So, picture this, if you’re the Cleveland Cavaliers: Lionel Hollins makes his round of coaching interviews and, for whatever reason, doesn’t get hired. The Cavs feel that a younger voice might reach their young squad, so maybe they talk to Walton, who already has a relationship with Dan Gilbert, David Griffin and several of the Cavs current players from his time with the team. Maybe Walton talks to Hollins, who was his father, Bill Walton’s, teammate on those Jack Ramsay’s Portland teams of the late-70s, about coming on board as associate head coach. Hollins could mentor Walton, run the defense and allow Walton to design the offense. Plus, if they end up drafting Kansas’s Joel Embiid, you’d have the added plus of your head coach’s father, who just happens to be one of the greatest centers of all time, around for some extra tutoring.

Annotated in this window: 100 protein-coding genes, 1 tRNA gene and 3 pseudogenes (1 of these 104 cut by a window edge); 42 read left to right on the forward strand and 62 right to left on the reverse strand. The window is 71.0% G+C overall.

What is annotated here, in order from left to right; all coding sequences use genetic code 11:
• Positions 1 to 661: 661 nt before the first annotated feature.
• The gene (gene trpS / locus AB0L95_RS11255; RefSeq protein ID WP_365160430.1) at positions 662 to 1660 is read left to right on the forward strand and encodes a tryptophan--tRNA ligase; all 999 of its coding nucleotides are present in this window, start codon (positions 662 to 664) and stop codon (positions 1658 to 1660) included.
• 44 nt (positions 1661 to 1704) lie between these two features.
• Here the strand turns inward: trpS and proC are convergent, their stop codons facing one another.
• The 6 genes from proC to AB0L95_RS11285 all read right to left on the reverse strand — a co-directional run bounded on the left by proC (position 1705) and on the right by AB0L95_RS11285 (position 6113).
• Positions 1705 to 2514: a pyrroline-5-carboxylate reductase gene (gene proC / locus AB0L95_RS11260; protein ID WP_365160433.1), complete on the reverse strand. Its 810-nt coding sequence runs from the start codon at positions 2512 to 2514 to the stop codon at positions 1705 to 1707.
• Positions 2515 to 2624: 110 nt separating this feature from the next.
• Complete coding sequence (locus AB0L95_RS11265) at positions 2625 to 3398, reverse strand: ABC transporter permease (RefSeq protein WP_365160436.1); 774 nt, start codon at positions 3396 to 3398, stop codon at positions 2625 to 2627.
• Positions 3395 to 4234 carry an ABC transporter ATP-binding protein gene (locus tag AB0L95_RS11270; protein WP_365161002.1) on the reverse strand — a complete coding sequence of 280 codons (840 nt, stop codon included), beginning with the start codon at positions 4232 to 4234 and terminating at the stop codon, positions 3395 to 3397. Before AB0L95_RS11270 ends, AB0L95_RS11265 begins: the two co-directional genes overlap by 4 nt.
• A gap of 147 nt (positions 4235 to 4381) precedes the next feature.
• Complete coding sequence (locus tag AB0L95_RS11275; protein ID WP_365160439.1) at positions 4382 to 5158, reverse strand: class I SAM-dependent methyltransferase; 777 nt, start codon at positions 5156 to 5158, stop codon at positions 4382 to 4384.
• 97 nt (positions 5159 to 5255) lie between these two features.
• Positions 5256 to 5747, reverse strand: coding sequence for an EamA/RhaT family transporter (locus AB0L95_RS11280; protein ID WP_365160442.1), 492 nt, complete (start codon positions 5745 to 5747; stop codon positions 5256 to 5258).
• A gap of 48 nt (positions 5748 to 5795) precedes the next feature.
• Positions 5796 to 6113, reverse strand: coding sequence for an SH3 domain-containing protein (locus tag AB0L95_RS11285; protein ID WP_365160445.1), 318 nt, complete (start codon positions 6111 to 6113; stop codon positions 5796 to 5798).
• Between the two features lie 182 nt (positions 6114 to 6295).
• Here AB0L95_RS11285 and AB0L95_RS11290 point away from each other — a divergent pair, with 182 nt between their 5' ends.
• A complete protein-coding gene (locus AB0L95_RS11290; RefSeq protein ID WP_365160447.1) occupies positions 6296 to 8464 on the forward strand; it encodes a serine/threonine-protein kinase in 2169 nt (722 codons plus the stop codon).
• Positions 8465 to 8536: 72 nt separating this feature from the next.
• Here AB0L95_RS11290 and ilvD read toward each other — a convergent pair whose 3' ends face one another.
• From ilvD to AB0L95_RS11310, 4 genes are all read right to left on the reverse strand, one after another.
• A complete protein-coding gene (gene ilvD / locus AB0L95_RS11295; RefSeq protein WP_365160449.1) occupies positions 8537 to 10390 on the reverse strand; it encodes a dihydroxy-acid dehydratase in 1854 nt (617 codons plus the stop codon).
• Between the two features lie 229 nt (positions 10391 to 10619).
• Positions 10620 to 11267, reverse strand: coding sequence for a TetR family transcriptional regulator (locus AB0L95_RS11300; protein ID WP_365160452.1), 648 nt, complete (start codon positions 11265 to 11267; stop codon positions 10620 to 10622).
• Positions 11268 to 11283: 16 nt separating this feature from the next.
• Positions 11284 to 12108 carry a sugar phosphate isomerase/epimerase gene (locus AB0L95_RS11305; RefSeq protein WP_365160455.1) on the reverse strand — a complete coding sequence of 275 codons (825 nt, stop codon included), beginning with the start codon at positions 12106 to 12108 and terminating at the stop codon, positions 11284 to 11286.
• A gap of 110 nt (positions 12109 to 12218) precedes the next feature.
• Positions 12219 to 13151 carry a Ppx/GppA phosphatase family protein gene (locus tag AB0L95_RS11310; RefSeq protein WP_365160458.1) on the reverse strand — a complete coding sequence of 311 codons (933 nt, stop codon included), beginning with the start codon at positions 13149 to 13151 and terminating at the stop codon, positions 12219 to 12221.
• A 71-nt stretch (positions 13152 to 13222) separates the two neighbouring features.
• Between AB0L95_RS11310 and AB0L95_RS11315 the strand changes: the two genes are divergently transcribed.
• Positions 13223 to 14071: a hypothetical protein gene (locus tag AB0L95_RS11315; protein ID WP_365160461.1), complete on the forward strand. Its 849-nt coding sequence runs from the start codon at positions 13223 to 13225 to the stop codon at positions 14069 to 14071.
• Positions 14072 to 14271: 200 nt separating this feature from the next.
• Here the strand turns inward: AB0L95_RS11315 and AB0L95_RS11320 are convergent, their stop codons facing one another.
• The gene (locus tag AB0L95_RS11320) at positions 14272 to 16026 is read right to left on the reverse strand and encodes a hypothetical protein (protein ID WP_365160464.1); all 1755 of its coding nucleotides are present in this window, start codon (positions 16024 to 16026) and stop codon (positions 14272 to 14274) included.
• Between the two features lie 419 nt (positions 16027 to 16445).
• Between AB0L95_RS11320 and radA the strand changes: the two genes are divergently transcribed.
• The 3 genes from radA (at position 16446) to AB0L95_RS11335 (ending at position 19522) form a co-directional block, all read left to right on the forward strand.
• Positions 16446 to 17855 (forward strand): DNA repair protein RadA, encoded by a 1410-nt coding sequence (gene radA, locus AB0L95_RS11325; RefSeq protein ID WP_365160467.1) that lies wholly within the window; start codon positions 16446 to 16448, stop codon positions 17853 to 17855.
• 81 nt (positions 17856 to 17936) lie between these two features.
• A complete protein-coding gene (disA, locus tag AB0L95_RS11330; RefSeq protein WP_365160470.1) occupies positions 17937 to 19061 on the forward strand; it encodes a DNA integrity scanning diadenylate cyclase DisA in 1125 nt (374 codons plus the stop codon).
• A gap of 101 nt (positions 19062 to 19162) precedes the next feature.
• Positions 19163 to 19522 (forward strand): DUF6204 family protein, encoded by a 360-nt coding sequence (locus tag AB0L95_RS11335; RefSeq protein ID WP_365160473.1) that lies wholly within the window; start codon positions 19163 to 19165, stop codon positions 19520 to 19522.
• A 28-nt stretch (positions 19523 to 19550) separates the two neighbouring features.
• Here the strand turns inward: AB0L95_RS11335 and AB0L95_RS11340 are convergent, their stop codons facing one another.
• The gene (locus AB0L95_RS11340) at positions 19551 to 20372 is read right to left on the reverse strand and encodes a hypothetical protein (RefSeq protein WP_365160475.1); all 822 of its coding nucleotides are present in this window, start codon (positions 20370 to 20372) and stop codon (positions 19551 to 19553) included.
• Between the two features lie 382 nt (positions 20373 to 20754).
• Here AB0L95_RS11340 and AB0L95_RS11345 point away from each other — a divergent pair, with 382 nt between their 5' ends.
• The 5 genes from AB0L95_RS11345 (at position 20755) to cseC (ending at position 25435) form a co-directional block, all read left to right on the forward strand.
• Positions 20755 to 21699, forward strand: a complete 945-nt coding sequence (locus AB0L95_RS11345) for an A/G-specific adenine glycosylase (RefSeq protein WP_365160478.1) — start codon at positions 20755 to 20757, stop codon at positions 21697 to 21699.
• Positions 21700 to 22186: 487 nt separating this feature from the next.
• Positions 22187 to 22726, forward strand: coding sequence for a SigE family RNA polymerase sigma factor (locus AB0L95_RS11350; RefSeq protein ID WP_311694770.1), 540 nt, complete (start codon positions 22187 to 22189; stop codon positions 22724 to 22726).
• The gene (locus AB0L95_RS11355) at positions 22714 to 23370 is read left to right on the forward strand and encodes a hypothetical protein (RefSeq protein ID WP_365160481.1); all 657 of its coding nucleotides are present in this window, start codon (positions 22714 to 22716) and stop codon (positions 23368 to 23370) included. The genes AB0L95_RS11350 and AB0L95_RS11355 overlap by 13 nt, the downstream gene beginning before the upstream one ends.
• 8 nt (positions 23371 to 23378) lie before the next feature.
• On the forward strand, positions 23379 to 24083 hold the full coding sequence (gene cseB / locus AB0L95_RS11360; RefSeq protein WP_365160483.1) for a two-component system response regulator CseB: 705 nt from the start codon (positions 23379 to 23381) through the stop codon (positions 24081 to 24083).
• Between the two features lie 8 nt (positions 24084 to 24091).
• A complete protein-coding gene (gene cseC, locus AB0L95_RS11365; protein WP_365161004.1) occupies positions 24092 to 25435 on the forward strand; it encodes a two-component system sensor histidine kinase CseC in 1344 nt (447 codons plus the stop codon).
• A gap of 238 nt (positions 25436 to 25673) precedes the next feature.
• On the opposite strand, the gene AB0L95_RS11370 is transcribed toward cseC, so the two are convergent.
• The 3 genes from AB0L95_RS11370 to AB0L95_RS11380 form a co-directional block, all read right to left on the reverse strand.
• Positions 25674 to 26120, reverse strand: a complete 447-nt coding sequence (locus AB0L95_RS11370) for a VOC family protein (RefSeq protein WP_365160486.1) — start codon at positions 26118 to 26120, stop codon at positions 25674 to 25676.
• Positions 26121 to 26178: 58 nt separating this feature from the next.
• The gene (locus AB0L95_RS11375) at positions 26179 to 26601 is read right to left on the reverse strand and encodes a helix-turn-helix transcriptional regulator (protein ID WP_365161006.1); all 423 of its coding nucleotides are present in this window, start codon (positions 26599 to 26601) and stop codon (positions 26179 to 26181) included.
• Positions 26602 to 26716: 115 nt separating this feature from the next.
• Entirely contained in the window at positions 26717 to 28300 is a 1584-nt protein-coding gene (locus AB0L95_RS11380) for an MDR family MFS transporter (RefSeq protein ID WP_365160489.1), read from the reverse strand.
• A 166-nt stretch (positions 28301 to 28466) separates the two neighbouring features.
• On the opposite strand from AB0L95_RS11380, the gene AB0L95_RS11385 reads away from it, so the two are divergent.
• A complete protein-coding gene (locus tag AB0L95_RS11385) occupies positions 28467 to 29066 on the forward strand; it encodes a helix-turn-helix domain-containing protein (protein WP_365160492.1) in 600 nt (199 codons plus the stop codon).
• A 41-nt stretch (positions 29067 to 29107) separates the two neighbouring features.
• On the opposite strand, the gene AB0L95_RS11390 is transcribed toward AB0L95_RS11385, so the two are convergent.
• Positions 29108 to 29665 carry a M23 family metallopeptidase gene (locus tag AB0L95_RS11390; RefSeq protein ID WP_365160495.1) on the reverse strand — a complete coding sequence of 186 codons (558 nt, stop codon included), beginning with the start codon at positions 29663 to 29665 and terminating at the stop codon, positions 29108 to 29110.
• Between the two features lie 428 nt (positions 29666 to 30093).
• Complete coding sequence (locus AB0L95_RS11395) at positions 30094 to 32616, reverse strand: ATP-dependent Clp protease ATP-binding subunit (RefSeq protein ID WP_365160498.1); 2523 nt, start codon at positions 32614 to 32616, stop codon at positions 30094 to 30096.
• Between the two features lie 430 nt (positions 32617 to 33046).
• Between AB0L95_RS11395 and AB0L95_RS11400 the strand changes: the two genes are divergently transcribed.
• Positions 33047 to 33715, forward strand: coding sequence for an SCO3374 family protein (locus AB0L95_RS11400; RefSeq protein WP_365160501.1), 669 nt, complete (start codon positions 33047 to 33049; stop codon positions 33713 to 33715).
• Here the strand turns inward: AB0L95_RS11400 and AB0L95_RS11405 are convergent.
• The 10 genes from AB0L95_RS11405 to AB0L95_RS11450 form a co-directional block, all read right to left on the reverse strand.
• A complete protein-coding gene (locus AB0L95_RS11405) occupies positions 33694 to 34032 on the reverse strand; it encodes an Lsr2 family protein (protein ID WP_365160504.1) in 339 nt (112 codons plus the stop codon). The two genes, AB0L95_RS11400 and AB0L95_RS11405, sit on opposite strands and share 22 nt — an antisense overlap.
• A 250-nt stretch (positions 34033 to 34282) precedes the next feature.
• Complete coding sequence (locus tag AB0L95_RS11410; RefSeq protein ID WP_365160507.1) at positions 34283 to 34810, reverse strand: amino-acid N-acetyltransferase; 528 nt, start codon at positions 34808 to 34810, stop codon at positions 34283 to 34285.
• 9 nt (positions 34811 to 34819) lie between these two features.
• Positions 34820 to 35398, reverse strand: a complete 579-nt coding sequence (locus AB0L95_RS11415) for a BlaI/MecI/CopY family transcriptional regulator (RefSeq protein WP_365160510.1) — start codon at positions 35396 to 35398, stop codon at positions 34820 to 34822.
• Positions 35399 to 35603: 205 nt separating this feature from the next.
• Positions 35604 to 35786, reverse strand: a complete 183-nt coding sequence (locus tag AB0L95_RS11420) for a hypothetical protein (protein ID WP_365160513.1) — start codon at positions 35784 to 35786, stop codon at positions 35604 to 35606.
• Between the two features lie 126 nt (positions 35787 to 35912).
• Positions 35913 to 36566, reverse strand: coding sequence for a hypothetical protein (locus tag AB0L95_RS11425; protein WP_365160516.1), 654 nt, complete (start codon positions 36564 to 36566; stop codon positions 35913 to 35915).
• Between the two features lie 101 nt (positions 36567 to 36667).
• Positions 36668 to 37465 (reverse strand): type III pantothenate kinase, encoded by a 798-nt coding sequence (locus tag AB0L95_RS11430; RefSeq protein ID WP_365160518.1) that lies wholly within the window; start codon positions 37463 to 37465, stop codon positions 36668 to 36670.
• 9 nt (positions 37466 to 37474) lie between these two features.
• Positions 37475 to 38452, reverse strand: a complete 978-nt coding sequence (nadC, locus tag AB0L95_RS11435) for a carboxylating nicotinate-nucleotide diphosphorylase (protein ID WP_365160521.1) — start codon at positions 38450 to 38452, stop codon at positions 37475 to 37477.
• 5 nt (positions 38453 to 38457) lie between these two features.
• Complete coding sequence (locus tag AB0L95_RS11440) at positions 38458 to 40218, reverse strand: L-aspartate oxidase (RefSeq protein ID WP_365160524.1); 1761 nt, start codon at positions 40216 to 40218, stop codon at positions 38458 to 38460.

To this point, Walton’s name has not been publicly linked to the Cavs head coaching job, so it’s a long-shot that any of the many dominoes that would need to fall in this scenario are even being set up. But Walton is an unconventional option who might just be the perfect fit for this team.